Chapters Three and Four
When the images for the six pieces that would become my story first flashed across the screen of my mind, they came in a sequence: the piece that became Shift, the piece that became Matrix, then Journey, Release, and (Receive) Emerge. However – as with everything in the first part of this experience – it wasn’t that straight-forward in the birthing.
While I was deep in the process with Matrix, Journey began to tug at the edges of my consciousness. Since it seemed to want attention, during times when Matrix was being resistant to my work, I began to piece the background and noticed that, for the first time, the background was a single stripped piece unlike the sectional backgrounds of the first two. So, the background was done first in a delightfully simple hour or two of sewing.
And there it stopped, seemingly content. Meanwhile, in some perplexity, I moved onward to Release since there seemed no point in just sitting around waiting. (Little did I know how much waiting would be involved!)
Release was a joy to make; all the aspects of it came together with a simplicity and speed I had not dreamed would be part of this adventure. First, it was the smallest of the pieces and it, too, seemed to want a single stripped background with a single image. Second, it wanted the quotation I had originally gone seeking for Journey. Third, it told me its name before I sewed the first stitch. And, it wanted its name emblazoned on the front as part of the design. Finally, the figure in the center was a polymer clay experiment that I had tried and tucked away, unsure of its value or purpose. Oddly for a piece called Release, creating it seemed to be less about letting go, and more about gathering up many left-over bits.
The letter tiles which spell the name are made from very thin sheets of polymer clay with the letter sandwiched between – the same technique I used for the horizontal line of tiles on Journey. In fact, I made both sets at the same time since the images seemed to wind in and out of one another. The wings (which can be open or closed) came from a piece of fabric that I found in my stash (from which I fussy-cut the feathers) I attached the feathers to a plain fabric with the words of Hildegard of Bingen printed on it for the inside. Favorite fibers and beads found their place and the backing went on smoothly and easily.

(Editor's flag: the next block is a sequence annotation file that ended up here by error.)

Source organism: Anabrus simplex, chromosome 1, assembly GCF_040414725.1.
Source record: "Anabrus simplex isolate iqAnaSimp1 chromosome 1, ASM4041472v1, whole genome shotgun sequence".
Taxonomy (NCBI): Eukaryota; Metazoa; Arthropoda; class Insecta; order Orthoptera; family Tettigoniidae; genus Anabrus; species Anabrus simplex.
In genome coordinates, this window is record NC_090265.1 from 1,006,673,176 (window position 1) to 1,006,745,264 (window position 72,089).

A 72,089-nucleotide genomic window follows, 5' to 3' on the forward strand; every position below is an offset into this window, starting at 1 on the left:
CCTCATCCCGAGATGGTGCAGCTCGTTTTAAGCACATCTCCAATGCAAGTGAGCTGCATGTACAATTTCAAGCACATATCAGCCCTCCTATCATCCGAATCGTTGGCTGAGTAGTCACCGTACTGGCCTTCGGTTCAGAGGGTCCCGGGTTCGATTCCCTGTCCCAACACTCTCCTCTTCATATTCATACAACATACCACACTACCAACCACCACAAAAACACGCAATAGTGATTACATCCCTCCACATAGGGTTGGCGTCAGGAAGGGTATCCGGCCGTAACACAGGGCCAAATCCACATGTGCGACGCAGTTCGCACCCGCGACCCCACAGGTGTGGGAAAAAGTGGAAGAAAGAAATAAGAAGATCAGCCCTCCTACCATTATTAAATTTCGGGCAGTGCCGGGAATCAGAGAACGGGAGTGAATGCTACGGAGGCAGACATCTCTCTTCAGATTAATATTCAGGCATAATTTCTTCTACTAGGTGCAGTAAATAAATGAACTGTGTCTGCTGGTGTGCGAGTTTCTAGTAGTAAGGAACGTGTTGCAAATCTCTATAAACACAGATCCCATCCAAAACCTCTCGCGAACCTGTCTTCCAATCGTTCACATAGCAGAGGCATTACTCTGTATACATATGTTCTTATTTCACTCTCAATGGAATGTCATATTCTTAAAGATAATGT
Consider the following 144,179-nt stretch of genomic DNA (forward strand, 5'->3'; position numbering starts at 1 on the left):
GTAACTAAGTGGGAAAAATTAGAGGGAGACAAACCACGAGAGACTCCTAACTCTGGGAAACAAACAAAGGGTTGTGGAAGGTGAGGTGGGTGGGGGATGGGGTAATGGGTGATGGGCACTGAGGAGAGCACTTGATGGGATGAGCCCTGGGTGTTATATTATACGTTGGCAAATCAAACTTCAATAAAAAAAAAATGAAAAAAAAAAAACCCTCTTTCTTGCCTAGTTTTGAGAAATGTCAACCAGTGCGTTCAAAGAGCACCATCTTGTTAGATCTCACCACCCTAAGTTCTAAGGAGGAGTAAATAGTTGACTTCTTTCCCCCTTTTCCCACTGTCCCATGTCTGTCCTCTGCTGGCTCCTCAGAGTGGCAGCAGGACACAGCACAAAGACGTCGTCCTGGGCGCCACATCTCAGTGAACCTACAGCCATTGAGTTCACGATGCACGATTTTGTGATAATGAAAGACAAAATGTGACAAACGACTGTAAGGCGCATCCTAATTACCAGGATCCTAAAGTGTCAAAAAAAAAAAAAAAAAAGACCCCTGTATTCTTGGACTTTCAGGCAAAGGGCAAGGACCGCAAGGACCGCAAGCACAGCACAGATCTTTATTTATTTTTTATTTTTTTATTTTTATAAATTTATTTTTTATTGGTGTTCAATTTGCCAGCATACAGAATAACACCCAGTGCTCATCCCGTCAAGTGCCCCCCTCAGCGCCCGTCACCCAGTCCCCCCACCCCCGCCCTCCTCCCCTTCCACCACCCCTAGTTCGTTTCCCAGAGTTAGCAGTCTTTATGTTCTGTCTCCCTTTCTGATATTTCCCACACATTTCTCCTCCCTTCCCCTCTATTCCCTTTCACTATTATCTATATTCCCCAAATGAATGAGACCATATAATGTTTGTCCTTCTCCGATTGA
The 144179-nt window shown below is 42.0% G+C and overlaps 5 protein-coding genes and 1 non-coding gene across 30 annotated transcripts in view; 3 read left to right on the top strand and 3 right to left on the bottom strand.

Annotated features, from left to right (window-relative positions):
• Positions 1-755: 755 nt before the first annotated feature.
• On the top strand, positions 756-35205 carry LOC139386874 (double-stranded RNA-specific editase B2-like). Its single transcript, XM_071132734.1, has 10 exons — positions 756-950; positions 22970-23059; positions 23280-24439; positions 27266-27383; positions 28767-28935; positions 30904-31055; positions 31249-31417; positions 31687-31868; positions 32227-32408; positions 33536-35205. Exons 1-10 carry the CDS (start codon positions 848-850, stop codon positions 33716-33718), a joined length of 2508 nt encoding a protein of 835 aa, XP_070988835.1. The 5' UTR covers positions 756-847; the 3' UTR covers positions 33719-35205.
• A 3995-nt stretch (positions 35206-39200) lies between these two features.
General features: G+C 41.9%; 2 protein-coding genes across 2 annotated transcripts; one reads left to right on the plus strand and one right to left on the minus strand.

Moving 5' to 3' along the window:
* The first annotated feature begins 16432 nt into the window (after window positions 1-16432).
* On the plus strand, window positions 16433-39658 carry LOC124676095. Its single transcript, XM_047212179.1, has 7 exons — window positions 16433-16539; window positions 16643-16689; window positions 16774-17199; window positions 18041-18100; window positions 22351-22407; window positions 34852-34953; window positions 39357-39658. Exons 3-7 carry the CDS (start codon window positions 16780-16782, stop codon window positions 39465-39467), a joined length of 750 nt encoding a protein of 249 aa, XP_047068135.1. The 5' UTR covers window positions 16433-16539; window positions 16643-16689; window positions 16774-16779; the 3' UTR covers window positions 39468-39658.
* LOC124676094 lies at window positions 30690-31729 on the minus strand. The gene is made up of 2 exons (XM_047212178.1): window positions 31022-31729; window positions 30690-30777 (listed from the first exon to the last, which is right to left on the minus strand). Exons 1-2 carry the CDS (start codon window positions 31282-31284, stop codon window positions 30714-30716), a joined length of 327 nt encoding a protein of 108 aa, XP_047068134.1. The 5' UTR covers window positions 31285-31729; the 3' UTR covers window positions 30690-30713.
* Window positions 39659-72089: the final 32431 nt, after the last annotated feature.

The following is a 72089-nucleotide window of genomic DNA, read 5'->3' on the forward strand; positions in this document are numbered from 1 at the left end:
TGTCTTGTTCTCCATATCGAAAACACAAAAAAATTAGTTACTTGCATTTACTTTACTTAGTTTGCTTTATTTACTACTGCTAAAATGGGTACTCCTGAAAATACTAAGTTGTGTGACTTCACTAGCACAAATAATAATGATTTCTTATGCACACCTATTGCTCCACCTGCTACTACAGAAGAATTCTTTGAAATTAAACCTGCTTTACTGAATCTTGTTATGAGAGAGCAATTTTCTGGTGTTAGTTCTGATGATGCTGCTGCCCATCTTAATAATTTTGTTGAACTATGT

I finished Release with a sense of confidence, expecting that Journey would now follow a similar process and slide together as easily as its sister. Wrong.
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I was actually calling the piece “Nautilus” since that was the central image and I now knew that any name I gave anything was going to change anyway. If Release was a joyful plunge into trust, Journey was a test of stamina. I sat for six weeks with a finished background, a finished nautilus sewn in place, the finished feather (which had appeared from nowhere) and all the tiles completed. And then I sat some more. The image was crystal clear in my head…but every time I tried to sew on the tiles, I would get discouraged and walk away because they didn’t seem to fit. Somewhere in this process, the name announced itself: Journey.
I can only assume that it was trying to give me a clue, but it didn’t help until the day my husband said, in passing, “Well, maybe if it is called Journey, it isn’t supposed to fit in a square.” Suddenly, everything fell into place…it just ran over three of the four edges: the ladder on top, the tiny jar of seeds at the bottom, and the gate tile over the right side. The four panels of growing seedling slipped into the lower right quadrant and Journey took final form.
Chapters 3 and 4 had something to say about trusting the process and allowing the journey to take as long as it takes. I was learning or relearning or re-relearning that life is not about getting through it as fast as you can, but about cherishing the moment.
[Click on the image to enlarge it.]
Read more Chapter Five